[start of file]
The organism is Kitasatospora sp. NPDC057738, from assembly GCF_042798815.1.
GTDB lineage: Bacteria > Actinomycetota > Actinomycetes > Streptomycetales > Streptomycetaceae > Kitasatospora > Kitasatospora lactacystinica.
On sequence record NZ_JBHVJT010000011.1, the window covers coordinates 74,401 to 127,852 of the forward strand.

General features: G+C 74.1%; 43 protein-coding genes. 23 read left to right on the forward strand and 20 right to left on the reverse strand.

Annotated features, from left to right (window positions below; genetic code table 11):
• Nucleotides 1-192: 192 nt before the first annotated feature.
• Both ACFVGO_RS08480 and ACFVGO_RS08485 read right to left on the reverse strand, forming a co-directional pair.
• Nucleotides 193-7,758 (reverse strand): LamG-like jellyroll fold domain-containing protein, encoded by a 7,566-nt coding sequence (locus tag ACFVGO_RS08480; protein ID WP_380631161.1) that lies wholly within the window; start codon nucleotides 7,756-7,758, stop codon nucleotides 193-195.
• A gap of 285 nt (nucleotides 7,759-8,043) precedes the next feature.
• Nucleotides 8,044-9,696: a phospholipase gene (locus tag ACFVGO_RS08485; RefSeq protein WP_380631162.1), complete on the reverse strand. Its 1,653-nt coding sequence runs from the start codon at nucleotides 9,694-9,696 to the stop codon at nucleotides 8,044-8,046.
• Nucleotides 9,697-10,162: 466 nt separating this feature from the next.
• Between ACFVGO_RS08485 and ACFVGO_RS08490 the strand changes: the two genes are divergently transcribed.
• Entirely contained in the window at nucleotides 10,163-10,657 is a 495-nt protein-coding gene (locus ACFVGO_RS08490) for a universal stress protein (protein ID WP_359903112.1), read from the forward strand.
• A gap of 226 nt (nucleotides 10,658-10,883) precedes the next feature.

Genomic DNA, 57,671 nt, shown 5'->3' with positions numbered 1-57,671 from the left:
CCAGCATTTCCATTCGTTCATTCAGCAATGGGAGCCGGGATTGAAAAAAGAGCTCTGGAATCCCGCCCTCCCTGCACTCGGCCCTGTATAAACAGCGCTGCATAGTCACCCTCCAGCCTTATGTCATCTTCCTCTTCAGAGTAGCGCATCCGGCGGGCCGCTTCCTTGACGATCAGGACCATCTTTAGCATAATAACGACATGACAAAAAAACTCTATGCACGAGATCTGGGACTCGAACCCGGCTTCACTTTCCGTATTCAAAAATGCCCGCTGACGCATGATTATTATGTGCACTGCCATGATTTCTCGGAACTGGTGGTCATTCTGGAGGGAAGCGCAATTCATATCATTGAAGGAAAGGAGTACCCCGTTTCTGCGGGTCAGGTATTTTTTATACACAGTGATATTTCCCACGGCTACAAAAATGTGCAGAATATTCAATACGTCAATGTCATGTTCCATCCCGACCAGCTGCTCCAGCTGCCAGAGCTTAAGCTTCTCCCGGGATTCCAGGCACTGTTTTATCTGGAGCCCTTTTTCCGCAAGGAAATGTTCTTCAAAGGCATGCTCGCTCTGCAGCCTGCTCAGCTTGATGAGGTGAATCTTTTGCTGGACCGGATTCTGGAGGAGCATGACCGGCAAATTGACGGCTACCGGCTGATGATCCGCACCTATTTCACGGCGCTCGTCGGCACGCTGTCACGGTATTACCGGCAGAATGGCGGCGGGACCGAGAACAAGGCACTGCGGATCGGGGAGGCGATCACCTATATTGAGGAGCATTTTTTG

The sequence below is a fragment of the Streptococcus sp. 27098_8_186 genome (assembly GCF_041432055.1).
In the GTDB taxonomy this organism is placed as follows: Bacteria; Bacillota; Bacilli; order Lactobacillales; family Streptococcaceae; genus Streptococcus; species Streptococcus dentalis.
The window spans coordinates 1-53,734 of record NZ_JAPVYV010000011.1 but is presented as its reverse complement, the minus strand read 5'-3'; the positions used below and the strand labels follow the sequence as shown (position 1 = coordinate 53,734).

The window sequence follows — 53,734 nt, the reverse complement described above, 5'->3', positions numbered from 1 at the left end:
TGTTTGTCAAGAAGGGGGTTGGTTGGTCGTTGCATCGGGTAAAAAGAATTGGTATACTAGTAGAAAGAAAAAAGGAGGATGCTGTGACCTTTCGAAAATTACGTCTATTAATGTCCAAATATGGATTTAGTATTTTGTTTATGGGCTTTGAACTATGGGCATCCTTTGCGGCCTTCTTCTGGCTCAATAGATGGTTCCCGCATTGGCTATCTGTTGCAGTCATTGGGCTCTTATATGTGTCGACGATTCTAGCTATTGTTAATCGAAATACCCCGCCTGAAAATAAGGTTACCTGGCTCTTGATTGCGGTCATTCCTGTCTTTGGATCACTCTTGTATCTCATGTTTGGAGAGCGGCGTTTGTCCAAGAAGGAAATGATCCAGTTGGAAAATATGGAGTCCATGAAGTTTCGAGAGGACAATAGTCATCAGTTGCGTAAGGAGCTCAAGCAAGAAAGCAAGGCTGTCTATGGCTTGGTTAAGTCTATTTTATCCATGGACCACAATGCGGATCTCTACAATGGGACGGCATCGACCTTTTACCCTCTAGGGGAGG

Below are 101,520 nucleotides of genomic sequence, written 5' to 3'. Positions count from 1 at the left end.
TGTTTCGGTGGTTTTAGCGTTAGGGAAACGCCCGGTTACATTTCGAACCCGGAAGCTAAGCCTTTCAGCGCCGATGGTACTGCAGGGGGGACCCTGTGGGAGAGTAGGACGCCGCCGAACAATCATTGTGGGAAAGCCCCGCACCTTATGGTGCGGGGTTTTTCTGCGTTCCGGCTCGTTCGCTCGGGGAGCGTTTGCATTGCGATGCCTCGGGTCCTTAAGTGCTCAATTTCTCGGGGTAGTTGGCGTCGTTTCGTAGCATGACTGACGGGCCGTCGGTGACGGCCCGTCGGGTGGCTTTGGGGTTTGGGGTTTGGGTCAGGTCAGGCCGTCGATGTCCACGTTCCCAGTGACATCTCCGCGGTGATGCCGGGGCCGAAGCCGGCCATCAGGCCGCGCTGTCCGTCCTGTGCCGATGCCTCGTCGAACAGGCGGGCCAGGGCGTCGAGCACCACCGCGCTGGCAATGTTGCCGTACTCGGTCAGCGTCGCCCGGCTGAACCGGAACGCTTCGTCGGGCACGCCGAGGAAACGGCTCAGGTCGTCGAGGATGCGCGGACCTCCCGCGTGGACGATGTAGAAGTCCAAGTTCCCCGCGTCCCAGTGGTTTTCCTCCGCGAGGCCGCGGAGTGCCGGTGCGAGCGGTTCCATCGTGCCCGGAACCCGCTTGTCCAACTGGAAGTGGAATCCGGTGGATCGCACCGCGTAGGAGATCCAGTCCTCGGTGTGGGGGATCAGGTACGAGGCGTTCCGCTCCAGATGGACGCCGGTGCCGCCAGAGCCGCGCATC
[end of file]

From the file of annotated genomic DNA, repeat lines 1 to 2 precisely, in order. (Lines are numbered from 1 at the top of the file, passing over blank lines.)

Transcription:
The organism is Kitasatospora sp. NPDC057738, from assembly GCF_042798815.1.
GTDB lineage: Bacteria > Actinomycetota > Actinomycetes > Streptomycetales > Streptomycetaceae > Kitasatospora > Kitasatospora lactacystinica.